Objective: The authors relate prehospital delay and in-hospital delay to the incidence of perforation of appendicitis.
Summary background data: Quality assurance studies use perforation rate as an index of quality of care. This is based on the assumption commonly presented in retrospective reports that in-hospital delay to surgery influences the incidence of perforation. Only one limited study prospectively found that prehospital delay increased the perforation rate.
Methods: During a 6-month period, 95 consecutive adults undergoing appendectomies at Foothills Hospital in Calgary, Alberta, were questioned as to onset and type of first symptom (i.e., epigastric discomfort, anorexia nervosa, vomiting, and abdominal pain). Time of emergency room (ER) arrival, surgery consultation, and operating room start were taken from the chart. Surgical and pathology reports were used to identify status of appendix (normal, inflamed, suppurative, gangrenous, perforated) and presence of abscess cavity. The status of appendix was related to prehospital and in-hospital delay to establish significance.
Results: There were 13 (14%) normal, 67 (70%) inflamed, and 15 (16%) perforated appendices. Patients with perforated appendices waited 2.5 times longer before reporting to the ER, compared with patients with inflamed appendices (57 hours vs. 22 hours, p < 0.007). Once in the hospital, patients with perforated appendices were identified and treated faster than those with inflamed appendices (7 vs. 9 hours, p < 0.039). Analysis by ER physician was 3 hours whether the appendix was normal, inflamed, or perforated. Analysis by the surgeon was significantly shorter in patients with perforated appendices than patients with inflamed appendices (4 vs. 6 hours, p < 0.039).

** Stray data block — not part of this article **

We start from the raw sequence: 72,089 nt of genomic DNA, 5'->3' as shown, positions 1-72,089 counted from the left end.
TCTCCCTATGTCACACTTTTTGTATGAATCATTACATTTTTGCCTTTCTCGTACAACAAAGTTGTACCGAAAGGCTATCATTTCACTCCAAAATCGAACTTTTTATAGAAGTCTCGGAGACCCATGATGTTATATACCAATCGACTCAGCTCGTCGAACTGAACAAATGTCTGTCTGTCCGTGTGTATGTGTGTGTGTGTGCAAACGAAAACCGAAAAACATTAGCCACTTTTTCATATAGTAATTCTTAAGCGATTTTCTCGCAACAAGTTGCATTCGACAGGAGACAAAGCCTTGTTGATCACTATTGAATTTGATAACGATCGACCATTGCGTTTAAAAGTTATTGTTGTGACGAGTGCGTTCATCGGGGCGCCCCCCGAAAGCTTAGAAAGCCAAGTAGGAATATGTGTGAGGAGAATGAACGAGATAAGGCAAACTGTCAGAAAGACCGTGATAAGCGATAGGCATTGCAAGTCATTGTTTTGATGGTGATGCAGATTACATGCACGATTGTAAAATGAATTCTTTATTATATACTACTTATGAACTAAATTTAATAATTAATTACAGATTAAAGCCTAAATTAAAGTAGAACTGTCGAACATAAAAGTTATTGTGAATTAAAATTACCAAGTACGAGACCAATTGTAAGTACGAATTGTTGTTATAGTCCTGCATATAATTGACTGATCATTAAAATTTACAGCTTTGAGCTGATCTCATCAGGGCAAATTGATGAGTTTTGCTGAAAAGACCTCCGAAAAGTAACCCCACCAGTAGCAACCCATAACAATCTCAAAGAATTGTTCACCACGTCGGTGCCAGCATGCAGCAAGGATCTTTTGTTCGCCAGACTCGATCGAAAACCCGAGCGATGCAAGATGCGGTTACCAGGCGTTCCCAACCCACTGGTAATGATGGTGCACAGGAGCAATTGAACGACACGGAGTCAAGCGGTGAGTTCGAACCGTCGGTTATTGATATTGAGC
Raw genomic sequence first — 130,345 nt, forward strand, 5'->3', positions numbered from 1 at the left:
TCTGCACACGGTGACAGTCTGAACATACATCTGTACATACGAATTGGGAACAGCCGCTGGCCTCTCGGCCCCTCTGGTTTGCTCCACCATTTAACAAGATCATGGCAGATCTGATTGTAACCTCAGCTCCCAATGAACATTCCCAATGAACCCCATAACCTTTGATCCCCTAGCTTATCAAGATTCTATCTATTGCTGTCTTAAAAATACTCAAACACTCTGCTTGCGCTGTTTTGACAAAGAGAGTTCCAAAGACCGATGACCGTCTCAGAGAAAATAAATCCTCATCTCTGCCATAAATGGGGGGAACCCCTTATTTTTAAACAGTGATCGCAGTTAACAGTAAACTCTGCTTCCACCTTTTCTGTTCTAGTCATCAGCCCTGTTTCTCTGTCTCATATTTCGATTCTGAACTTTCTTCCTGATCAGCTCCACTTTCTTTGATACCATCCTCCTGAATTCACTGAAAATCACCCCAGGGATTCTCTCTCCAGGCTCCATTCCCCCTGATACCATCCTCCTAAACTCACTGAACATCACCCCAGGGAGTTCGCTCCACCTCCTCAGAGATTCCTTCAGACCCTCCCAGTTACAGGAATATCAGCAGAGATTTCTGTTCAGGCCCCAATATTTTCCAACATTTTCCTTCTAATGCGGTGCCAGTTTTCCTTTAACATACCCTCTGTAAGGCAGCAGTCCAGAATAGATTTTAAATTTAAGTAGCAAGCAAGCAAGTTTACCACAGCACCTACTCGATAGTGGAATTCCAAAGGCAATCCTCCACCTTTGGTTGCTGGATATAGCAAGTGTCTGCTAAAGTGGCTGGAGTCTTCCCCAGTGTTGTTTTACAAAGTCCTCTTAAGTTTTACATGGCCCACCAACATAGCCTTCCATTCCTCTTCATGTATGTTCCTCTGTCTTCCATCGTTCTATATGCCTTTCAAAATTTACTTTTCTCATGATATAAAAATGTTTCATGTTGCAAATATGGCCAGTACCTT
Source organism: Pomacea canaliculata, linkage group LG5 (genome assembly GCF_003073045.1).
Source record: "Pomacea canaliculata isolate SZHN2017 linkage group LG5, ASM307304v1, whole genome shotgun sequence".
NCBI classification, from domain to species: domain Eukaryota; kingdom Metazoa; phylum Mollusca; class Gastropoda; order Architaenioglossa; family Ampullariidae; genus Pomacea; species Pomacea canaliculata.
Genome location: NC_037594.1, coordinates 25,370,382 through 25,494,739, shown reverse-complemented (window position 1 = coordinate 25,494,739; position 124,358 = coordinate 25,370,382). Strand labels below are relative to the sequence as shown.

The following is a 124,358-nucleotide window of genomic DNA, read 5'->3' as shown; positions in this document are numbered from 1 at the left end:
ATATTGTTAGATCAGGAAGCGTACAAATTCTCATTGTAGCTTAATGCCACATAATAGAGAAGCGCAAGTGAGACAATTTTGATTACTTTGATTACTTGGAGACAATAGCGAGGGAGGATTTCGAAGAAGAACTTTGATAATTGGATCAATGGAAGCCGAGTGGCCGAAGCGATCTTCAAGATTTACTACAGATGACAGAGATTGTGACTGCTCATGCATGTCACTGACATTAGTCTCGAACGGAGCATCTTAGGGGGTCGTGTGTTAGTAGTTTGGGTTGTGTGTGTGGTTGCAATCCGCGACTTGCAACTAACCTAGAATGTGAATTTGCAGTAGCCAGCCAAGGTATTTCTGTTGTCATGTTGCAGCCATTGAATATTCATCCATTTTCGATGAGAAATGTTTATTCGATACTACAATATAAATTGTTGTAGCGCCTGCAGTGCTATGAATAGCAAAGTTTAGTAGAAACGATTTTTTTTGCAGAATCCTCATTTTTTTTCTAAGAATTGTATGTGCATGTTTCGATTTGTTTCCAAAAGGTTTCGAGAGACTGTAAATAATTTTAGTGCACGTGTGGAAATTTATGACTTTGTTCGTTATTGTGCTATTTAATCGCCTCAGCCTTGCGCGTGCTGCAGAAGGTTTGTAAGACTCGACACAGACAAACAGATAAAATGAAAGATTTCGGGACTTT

Conclusions: This prospective study identifies that delay in presentation accounts for the majority of perforated appendices. Clinical evaluation is effective for identifying patients with more advanced disease. Indiscriminate appendectomy as an attempt to decrease perforation is not supported by these data. Hospital perforation rates likely reflect patient factors, illness attitude, and access to medical care.